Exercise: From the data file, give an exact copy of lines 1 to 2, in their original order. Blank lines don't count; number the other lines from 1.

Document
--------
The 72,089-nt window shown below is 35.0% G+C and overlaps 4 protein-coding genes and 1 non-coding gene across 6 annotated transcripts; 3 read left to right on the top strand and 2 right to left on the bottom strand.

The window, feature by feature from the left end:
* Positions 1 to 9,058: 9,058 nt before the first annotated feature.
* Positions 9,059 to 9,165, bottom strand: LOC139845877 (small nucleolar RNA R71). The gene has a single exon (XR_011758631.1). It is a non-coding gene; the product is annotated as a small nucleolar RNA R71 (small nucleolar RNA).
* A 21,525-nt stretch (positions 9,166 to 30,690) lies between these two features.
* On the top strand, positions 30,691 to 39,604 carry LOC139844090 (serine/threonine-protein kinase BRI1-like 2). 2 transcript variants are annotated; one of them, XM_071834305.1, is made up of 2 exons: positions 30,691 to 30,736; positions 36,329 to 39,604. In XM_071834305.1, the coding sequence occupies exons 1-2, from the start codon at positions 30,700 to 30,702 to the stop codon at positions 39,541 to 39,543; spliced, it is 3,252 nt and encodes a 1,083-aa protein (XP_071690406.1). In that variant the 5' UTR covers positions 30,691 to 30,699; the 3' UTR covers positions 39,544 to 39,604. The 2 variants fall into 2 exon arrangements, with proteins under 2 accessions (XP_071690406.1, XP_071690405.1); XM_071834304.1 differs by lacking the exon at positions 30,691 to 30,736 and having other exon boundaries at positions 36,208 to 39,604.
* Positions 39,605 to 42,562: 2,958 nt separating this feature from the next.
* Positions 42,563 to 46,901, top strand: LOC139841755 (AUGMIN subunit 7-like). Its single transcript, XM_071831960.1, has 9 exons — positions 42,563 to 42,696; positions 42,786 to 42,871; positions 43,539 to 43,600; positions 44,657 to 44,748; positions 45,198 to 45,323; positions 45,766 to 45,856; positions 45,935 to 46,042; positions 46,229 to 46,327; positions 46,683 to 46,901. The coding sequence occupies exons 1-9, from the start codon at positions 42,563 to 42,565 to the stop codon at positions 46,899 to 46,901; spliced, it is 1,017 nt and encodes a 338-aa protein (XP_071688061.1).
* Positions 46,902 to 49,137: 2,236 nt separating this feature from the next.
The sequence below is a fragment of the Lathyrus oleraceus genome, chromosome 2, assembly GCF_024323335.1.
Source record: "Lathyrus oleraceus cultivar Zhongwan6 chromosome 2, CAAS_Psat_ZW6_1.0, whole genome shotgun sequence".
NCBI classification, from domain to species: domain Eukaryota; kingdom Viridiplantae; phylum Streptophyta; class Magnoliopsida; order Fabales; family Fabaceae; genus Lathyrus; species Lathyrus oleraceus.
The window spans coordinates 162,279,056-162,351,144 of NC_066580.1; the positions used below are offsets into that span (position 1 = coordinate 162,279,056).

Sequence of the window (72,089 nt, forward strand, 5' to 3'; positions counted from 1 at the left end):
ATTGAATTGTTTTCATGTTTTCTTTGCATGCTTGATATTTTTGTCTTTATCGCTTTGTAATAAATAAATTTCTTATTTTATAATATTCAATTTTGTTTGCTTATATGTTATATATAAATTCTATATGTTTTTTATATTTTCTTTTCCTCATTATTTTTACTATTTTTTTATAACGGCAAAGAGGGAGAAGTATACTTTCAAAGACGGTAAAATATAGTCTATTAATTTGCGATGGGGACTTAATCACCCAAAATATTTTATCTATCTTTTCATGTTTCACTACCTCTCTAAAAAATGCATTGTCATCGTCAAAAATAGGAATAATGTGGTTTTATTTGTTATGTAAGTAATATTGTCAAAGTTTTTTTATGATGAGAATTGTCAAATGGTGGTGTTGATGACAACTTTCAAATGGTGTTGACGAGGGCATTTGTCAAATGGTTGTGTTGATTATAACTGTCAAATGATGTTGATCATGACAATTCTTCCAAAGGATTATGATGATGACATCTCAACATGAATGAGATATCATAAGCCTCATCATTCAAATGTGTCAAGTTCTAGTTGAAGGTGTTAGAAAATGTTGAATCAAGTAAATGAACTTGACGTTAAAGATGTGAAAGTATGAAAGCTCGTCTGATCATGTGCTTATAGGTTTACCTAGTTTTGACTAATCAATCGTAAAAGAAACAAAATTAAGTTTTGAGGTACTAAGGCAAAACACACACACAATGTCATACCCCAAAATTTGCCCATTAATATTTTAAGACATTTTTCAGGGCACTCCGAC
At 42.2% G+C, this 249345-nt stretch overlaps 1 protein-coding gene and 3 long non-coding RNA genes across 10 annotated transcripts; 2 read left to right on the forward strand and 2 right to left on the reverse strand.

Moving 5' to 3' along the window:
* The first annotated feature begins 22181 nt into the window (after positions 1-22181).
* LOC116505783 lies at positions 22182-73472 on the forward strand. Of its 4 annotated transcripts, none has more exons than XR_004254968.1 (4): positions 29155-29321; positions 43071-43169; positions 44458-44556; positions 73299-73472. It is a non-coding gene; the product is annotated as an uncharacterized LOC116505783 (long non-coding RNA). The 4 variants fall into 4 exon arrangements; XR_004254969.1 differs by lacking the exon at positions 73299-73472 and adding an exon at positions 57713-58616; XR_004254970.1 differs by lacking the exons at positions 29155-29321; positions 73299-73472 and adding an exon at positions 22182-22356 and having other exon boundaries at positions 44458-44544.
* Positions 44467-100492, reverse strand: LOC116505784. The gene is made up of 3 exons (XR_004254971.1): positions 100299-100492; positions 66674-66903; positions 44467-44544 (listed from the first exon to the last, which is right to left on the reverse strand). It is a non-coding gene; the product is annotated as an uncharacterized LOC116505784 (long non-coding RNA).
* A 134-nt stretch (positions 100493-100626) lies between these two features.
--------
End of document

The 72,089-nt window shown below is 35.0% G+C and overlaps 4 protein-coding genes and 1 non-coding gene across 6 annotated transcripts; 3 read left to right on the top strand and 2 right to left on the bottom strand.

The window, feature by feature from the left end: